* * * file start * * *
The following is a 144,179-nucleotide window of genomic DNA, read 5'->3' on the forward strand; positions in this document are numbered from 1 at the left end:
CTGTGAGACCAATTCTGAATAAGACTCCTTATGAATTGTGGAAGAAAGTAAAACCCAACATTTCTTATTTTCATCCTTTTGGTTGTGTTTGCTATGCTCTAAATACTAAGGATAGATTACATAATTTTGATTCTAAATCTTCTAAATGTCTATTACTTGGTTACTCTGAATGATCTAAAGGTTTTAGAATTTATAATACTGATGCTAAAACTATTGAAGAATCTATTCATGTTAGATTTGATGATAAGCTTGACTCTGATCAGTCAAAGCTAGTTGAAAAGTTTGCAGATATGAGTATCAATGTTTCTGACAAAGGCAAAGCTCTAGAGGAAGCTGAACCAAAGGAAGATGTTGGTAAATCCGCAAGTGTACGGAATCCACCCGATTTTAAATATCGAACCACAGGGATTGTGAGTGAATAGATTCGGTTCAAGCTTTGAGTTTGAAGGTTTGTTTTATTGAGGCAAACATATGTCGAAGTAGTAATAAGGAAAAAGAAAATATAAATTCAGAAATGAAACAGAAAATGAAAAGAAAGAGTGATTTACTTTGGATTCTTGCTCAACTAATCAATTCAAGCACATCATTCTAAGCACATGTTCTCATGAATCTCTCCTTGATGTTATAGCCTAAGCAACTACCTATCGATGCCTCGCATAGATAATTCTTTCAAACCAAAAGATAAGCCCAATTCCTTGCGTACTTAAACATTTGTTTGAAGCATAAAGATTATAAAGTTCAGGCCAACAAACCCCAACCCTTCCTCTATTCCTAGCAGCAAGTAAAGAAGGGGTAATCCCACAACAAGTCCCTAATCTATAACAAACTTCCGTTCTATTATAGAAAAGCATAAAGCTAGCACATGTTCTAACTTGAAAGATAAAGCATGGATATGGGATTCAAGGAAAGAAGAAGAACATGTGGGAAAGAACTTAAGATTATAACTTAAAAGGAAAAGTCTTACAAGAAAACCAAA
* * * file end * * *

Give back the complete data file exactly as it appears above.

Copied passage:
The following is a 144,179-nucleotide window of genomic DNA, read 5'->3' on the forward strand; positions in this document are numbered from 1 at the left end:
CTGTGAGACCAATTCTGAATAAGACTCCTTATGAATTGTGGAAGAAAGTAAAACCCAACATTTCTTATTTTCATCCTTTTGGTTGTGTTTGCTATGCTCTAAATACTAAGGATAGATTACATAATTTTGATTCTAAATCTTCTAAATGTCTATTACTTGGTTACTCTGAATGATCTAAAGGTTTTAGAATTTATAATACTGATGCTAAAACTATTGAAGAATCTATTCATGTTAGATTTGATGATAAGCTTGACTCTGATCAGTCAAAGCTAGTTGAAAAGTTTGCAGATATGAGTATCAATGTTTCTGACAAAGGCAAAGCTCTAGAGGAAGCTGAACCAAAGGAAGATGTTGGTAAATCCGCAAGTGTACGGAATCCACCCGATTTTAAATATCGAACCACAGGGATTGTGAGTGAATAGATTCGGTTCAAGCTTTGAGTTTGAAGGTTTGTTTTATTGAGGCAAACATATGTCGAAGTAGTAATAAGGAAAAAGAAAATATAAATTCAGAAATGAAACAGAAAATGAAAAGAAAGAGTGATTTACTTTGGATTCTTGCTCAACTAATCAATTCAAGCACATCATTCTAAGCACATGTTCTCATGAATCTCTCCTTGATGTTATAGCCTAAGCAACTACCTATCGATGCCTCGCATAGATAATTCTTTCAAACCAAAAGATAAGCCCAATTCCTTGCGTACTTAAACATTTGTTTGAAGCATAAAGATTATAAAGTTCAGGCCAACAAACCCCAACCCTTCCTCTATTCCTAGCAGCAAGTAAAGAAGGGGTAATCCCACAACAAGTCCCTAATCTATAACAAACTTCCGTTCTATTATAGAAAAGCATAAAGCTAGCACATGTTCTAACTTGAAAGATAAAGCATGGATATGGGATTCAAGGAAAGAAGAAGAACATGTGGGAAAGAACTTAAGATTATAACTTAAAAGGAAAAGTCTTACAAGAAAACCAAA